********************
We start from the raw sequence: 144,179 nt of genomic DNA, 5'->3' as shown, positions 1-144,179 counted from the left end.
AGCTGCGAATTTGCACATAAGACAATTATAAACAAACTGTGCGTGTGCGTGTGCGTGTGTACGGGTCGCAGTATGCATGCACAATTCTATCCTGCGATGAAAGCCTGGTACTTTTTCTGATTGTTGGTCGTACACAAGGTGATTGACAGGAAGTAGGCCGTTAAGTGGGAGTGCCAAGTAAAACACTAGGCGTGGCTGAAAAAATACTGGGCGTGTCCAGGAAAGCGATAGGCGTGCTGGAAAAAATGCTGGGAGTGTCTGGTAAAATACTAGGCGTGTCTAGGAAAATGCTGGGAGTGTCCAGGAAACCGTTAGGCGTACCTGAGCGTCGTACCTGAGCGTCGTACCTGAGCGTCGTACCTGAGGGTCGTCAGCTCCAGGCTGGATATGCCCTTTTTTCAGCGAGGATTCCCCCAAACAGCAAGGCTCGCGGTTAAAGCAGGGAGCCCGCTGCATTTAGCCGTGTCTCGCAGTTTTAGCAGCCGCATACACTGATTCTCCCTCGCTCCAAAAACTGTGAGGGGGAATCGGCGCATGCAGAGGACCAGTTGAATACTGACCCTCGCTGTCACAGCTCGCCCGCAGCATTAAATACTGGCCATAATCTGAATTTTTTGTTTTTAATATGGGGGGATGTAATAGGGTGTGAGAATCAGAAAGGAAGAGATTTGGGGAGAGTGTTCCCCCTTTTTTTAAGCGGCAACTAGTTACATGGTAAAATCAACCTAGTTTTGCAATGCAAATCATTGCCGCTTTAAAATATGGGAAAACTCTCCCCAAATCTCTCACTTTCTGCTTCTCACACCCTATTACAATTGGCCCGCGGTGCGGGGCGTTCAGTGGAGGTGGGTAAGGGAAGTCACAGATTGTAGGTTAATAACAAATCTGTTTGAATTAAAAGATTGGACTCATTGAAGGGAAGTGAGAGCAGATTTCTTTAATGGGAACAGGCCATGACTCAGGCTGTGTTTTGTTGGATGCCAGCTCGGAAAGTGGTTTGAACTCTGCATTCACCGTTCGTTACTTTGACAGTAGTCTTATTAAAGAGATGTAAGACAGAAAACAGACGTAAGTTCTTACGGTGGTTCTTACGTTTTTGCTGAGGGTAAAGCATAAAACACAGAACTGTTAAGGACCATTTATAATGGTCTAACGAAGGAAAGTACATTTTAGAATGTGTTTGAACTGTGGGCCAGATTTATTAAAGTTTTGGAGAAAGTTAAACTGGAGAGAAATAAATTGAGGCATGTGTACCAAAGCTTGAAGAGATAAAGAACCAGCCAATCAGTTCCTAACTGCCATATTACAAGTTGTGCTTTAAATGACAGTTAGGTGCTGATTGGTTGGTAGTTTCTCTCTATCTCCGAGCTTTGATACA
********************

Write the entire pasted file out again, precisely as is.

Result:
We start from the raw sequence: 144,179 nt of genomic DNA, 5'->3' as shown, positions 1-144,179 counted from the left end.
AGCTGCGAATTTGCACATAAGACAATTATAAACAAACTGTGCGTGTGCGTGTGCGTGTGTACGGGTCGCAGTATGCATGCACAATTCTATCCTGCGATGAAAGCCTGGTACTTTTTCTGATTGTTGGTCGTACACAAGGTGATTGACAGGAAGTAGGCCGTTAAGTGGGAGTGCCAAGTAAAACACTAGGCGTGGCTGAAAAAATACTGGGCGTGTCCAGGAAAGCGATAGGCGTGCTGGAAAAAATGCTGGGAGTGTCTGGTAAAATACTAGGCGTGTCTAGGAAAATGCTGGGAGTGTCCAGGAAACCGTTAGGCGTACCTGAGCGTCGTACCTGAGCGTCGTACCTGAGCGTCGTACCTGAGGGTCGTCAGCTCCAGGCTGGATATGCCCTTTTTTCAGCGAGGATTCCCCCAAACAGCAAGGCTCGCGGTTAAAGCAGGGAGCCCGCTGCATTTAGCCGTGTCTCGCAGTTTTAGCAGCCGCATACACTGATTCTCCCTCGCTCCAAAAACTGTGAGGGGGAATCGGCGCATGCAGAGGACCAGTTGAATACTGACCCTCGCTGTCACAGCTCGCCCGCAGCATTAAATACTGGCCATAATCTGAATTTTTTGTTTTTAATATGGGGGGATGTAATAGGGTGTGAGAATCAGAAAGGAAGAGATTTGGGGAGAGTGTTCCCCCTTTTTTTAAGCGGCAACTAGTTACATGGTAAAATCAACCTAGTTTTGCAATGCAAATCATTGCCGCTTTAAAATATGGGAAAACTCTCCCCAAATCTCTCACTTTCTGCTTCTCACACCCTATTACAATTGGCCCGCGGTGCGGGGCGTTCAGTGGAGGTGGGTAAGGGAAGTCACAGATTGTAGGTTAATAACAAATCTGTTTGAATTAAAAGATTGGACTCATTGAAGGGAAGTGAGAGCAGATTTCTTTAATGGGAACAGGCCATGACTCAGGCTGTGTTTTGTTGGATGCCAGCTCGGAAAGTGGTTTGAACTCTGCATTCACCGTTCGTTACTTTGACAGTAGTCTTATTAAAGAGATGTAAGACAGAAAACAGACGTAAGTTCTTACGGTGGTTCTTACGTTTTTGCTGAGGGTAAAGCATAAAACACAGAACTGTTAAGGACCATTTATAATGGTCTAACGAAGGAAAGTACATTTTAGAATGTGTTTGAACTGTGGGCCAGATTTATTAAAGTTTTGGAGAAAGTTAAACTGGAGAGAAATAAATTGAGGCATGTGTACCAAAGCTTGAAGAGATAAAGAACCAGCCAATCAGTTCCTAACTGCCATATTACAAGTTGTGCTTTAAATGACAGTTAGGTGCTGATTGGTTGGTAGTTTCTCTCTATCTCCGAGCTTTGATACA